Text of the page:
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Outspoken privacy watchdog tipped to take on Big Tech in UK role

Peter Griffin, Contributor. 27 July 2021, 10:59 am

Our outspoken privacy commissioner, John Edwards, appears to be destined for a big promotion with reports suggesting he has been selected as the UK's next "privacy tsar".

The Sunday Times reported that Edwards, the "Facebook-hating New Zealander", was the preferred candidate to run the UK's powerful Information Commissioner's Office, an independent public body managed by the UK Government's Department for Digital, Culture, Media & Sport (DCMS).

The ICO has a wider brief than our own Privacy Commission and greater powers to hold to account companies that breach data privacy laws. Edwards attracted international attention when he tweeted in the wake of the 2019 Christchurch mosque attacks that Facebook were 'morally bankrupt pathological liars'.

He later deleted the tweets, but has repeatedly made known his frustration about what he sees as the inadequate measures by major tech companies to protect the privacy of their users and prevent the spread of hate speech and misinformation across their platforms.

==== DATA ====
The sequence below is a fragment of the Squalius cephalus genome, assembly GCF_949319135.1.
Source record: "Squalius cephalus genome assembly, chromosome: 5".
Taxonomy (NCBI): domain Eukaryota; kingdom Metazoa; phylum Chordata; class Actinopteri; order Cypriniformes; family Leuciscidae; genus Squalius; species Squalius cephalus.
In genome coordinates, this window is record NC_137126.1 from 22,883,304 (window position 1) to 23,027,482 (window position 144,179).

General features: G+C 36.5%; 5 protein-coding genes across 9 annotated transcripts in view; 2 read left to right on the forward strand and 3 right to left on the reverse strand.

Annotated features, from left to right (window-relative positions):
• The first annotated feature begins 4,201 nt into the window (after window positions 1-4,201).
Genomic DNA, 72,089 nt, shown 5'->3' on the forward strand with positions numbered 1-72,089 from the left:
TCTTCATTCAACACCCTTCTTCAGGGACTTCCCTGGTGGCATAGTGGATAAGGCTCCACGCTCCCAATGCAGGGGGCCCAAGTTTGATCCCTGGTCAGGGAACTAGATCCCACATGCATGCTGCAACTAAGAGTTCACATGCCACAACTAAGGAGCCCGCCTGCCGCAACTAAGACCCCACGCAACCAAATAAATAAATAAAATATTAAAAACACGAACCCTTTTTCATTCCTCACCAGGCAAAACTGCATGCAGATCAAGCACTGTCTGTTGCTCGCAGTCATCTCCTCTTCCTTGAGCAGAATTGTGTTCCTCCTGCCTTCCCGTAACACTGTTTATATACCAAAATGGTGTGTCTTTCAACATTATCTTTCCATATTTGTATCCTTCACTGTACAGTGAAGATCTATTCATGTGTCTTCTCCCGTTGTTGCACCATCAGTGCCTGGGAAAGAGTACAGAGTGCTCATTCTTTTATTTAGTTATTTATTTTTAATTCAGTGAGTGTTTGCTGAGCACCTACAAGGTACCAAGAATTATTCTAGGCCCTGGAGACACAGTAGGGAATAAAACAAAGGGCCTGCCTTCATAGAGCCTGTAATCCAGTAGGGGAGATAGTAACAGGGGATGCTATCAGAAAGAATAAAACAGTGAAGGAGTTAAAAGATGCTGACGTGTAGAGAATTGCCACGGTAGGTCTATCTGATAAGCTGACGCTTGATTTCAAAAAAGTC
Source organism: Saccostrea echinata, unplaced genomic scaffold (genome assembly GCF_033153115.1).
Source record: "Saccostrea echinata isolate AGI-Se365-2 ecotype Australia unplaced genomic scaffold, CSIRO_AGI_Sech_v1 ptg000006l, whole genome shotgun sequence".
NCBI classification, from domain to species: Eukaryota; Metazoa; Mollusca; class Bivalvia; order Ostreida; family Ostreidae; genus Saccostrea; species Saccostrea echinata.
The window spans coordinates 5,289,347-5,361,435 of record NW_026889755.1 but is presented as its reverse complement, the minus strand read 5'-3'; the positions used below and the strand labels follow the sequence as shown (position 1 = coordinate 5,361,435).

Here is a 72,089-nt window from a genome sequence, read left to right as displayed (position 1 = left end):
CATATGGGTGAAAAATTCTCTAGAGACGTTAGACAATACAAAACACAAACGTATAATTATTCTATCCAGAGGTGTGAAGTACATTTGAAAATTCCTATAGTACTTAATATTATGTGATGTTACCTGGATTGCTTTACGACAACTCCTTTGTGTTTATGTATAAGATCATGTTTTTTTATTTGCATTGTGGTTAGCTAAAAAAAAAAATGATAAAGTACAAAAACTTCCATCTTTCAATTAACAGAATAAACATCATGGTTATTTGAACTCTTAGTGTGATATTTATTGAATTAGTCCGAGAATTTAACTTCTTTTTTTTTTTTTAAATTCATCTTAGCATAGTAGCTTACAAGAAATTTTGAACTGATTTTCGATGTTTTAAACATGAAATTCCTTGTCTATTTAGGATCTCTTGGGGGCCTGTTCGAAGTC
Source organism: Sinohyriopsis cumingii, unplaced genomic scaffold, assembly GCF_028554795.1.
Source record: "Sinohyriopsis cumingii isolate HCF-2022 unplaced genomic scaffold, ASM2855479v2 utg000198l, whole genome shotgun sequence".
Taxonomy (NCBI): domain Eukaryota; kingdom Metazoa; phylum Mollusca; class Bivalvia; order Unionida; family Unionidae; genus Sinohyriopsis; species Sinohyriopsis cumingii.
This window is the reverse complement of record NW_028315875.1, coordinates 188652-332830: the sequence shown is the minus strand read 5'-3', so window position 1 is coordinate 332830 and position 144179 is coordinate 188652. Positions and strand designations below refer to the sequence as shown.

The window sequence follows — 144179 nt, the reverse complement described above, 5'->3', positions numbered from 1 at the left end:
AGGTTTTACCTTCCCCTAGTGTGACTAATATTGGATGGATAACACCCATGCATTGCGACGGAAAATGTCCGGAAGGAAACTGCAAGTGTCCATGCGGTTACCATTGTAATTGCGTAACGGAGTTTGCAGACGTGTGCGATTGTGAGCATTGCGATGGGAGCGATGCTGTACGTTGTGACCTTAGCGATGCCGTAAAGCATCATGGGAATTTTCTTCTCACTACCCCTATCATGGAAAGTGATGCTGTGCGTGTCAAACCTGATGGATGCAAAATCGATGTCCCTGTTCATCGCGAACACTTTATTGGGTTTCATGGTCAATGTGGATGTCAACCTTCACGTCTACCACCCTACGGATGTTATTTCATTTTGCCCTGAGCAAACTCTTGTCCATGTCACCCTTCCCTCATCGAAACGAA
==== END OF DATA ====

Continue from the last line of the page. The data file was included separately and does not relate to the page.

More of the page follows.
Edwards has reportedly been put forward for the privacy tsar role by DCMS Secretary of State, Oliver Dowden after making it through an independent panel selection process. Prime Minister Bris Johnson would have to approve the appointment, which could see Edwards replace existing ICO boss Elizabeth Denham.

In February, Dowden put big tech companies on notice that the UK Government would move to rein in their influence.

"Tech titans have become the gatekeepers of online knowledge and the custodians of virtual public squares, and the Government won't shy away from intervening to protect the interests of the public when it needs to," he said.

Edwards, a lawyer who has been in the Privacy Commissioner role since 2013, declined to comment to the New Zealand Herald when asked about the appointment reports from the UK.

Edwards' hawkish attitude towards the large tech platforms that hold vast amounts of data on their billions of users, would certainly suit the UK Government's hardening approach to the dominant tech companies.

While new provisions in the Privacy Act have been introduced under Edwards' watch, the privacy Commissioner had wanted legislation with more teeth, including larger fines against companies responsible for major data breaches, which the UK's ICO has the power to impose. 

Edwards would be a loss to the local regulatory scene as a highly engaged and proactive commissioner. But if he has indeed landed the ICO top job, his ability to exert power over the tech companies is set to grow exponentially.


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